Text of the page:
Genres are helpful directional signs for pointing listeners toward an artist's general sound, a tagging device that is especially helpful on a first album when there is little or no previous exposure to use as a natural guide. The difficulty crops up when an artist doesn't necessarily slip into one of the comfortable pigeonholes that the music industry has invented for that purpose; Sam Lewis is several of those artists wrapped up into one hypertalented knot.
On his self-titled, self-released debut, Lewis touches on any number of different influences but not in a scattershot, sampler platter fashion. Rather, Lewis has taken signature elements of country, Americana and soul and simmered them over the slow boil of his songwriting style to come up with a sound that manages to be none of those things individually and all of those things collectively.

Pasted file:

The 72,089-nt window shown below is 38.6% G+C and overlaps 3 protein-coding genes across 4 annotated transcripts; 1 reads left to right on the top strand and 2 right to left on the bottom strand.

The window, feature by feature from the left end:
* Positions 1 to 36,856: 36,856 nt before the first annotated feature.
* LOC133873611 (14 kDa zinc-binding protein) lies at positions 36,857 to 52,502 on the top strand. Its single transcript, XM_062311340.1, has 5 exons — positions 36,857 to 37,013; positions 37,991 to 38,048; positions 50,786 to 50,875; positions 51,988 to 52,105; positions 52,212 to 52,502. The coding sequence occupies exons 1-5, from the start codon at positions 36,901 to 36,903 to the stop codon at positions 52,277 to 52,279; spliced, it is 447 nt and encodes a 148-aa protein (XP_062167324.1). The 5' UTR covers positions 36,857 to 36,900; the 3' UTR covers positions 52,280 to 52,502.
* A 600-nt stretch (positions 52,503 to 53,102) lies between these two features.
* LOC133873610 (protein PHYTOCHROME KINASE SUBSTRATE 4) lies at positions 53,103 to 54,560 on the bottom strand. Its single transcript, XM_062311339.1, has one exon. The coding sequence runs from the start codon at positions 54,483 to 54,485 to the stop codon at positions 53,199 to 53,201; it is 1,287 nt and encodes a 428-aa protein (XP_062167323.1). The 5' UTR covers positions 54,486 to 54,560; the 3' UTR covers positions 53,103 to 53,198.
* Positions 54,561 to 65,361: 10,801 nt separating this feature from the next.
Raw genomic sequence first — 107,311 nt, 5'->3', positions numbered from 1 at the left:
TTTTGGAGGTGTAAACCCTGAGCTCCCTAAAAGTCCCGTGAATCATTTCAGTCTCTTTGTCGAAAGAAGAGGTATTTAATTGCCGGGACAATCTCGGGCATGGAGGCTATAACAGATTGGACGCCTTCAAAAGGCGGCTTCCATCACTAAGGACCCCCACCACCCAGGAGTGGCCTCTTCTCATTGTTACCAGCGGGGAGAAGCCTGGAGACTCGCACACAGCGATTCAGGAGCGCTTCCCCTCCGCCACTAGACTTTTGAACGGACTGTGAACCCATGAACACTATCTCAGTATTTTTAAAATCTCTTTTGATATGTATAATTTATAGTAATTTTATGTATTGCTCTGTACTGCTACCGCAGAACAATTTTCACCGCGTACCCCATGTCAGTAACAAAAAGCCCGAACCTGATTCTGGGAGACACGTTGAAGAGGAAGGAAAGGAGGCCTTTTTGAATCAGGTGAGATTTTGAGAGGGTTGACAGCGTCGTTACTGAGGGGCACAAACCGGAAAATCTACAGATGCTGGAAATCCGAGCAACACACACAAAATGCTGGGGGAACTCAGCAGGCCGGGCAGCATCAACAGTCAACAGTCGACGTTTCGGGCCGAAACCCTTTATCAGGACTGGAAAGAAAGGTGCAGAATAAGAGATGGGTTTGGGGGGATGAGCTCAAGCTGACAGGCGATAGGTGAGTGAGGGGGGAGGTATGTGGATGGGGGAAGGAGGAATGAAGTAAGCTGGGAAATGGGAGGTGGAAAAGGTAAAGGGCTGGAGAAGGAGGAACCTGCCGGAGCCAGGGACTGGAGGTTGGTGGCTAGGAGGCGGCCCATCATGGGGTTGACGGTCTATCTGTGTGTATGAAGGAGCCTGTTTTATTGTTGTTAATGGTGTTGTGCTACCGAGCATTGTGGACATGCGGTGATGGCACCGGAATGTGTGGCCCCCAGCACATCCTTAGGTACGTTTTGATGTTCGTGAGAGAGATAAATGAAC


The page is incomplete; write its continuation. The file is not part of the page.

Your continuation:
From the country-smoked lope of the opening track, The Cross I Wear, to the gospel-drenched closer, Runaway Bride, Lewis and his stacked deck of studio talent (including guitarist Kenny Vaughan and keyboardist Reggie Bradley Smith) weave a gorgeous and not subtle thread of soul throughout the proceedings. Vocally, Lewis often drifts into a quivery vibe reminiscent of a twangier Chris Isaak, but for passionate delivery of a song, comparisons to Van Morrison aren't far off the beam.
Sam Lewis shows plenty of promise on his first album, particularly in the songwriting department, and we know where that's gotten guys like John Prine and John Hiatt.